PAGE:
FSRH statement: Sexual and reproductive healthcare services must be co-commissioned, say leading medical organisations
Date: 26 Jun 2019
Type: FSRH Press Releases and Statements
FSRH and RCOG respond to the Health and Social Care Select Committee report on potential changes to legislation proposed in the NHS Long-Term Plan.
Sexual and reproductive healthcare services have been affected by a lack of accountability and ownership, which has led to variation across the country and a system where prevention is disincentivised.
Women have been disproportionately affected by the lack of joined up care, a major factor leading to cervical screening rates dropping to their lowest in 21 years; the decline in provision of Long-Acting Reversible Contraceptives, the most effective methods of contraception; and increasing abortion rates.
This is further impacted by cuts to Public Health which jeopardise the ability of different commissioners to plan beyond the short-term. Without a reversal of this trend, sexual and reproductive healthcare services will remain vulnerable, resulting in further inequalities and expensive interventions downstream.
In response to the Health and Social Care Select Committee report on changes to legislation, the Faculty of Sexual and Reproductive Healthcare (FSRH) and the Royal College of Obstetricians and Gynaecologists (RCOG) are calling for Government to mandate the co-commissioning of these services, to end existing fragmentation and provide better care for patients
Co-commissioning can improve the quality and availability of sexual and reproductive healthcare services, increase access and reduce inequalities, but only with clear lines of accountability.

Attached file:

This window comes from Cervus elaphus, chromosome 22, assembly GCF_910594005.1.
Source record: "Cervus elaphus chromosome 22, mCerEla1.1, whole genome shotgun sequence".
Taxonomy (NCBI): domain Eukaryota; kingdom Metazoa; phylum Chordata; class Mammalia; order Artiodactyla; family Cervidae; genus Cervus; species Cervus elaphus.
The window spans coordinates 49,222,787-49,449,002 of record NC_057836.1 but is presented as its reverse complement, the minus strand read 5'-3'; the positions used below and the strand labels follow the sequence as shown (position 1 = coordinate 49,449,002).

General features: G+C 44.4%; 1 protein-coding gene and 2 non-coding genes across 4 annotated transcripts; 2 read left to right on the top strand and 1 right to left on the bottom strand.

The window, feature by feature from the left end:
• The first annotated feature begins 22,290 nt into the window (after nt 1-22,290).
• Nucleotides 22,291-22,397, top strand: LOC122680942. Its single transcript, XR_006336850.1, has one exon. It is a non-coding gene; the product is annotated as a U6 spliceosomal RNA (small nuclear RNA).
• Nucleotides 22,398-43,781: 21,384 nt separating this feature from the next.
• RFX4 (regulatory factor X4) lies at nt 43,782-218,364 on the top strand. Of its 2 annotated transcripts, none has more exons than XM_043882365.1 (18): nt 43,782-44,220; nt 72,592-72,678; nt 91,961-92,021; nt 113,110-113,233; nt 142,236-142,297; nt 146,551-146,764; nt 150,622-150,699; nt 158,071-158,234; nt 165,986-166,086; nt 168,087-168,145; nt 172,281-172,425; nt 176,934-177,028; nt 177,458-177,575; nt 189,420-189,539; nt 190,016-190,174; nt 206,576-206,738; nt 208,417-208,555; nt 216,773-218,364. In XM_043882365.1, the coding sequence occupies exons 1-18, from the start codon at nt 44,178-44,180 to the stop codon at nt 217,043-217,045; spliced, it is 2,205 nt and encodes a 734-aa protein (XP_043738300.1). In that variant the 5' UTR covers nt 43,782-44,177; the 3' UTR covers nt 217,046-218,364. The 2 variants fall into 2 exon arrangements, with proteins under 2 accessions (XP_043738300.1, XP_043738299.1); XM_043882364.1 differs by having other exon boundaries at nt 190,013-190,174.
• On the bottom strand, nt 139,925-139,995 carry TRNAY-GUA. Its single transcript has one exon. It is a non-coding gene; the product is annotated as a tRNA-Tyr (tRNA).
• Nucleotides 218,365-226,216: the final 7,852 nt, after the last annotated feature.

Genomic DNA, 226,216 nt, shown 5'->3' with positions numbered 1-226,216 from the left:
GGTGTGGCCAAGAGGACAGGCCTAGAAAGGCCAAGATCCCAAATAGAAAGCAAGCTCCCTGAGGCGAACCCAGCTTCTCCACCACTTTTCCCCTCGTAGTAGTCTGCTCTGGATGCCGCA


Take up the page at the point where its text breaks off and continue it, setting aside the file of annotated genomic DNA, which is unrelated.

The medical profession has realised this and alongside the RCOG and FSRH, the Royal College of General Practitioners (RCGP) and the Academy of Medical Royal Colleges (AoMRC) have called for an end to the fragmentation of these services.
It is now the responsibility of Government to go beyond the legislative proposals and mandate the co-commissioning of sexual and reproductive healthcare services in order to provide better care for women and girls.
Clinical commissioning groups, NHS England and local authorities must work together and plan services based on patient and population need while embedding workforce planning in any service model.
- The Royal College of Obstetricians and Gynaecologists is a medical charity that champions the provision of high quality women’s healthcare in the UK and beyond. It is dedicated to encouraging the study and advancing the science and practice of obstetrics and gynaecology. It does this through postgraduate medical education and training and the publication of clinical guidelines and reports on aspects of the specialty and service provision. www.rcog.org.uk
- The Faculty of Sexual and Reproductive Healthcare (FSRH) is the largest UK professional membership organisation working at the heart of sexual and reproductive health (SRH), supporting healthcare professionals to deliver high quality care. It works with its 15,000 members, to shape sexual reproductive health for all. It produces evidence-based clinical guidance, standards, training, qualifications and research into SRH. It also delivers conferences and publishes the journal BMJ Sexual & Reproductive Health in partnership with the BMJ.
For further information please contact:
FSRH External Affairs & Standards Manager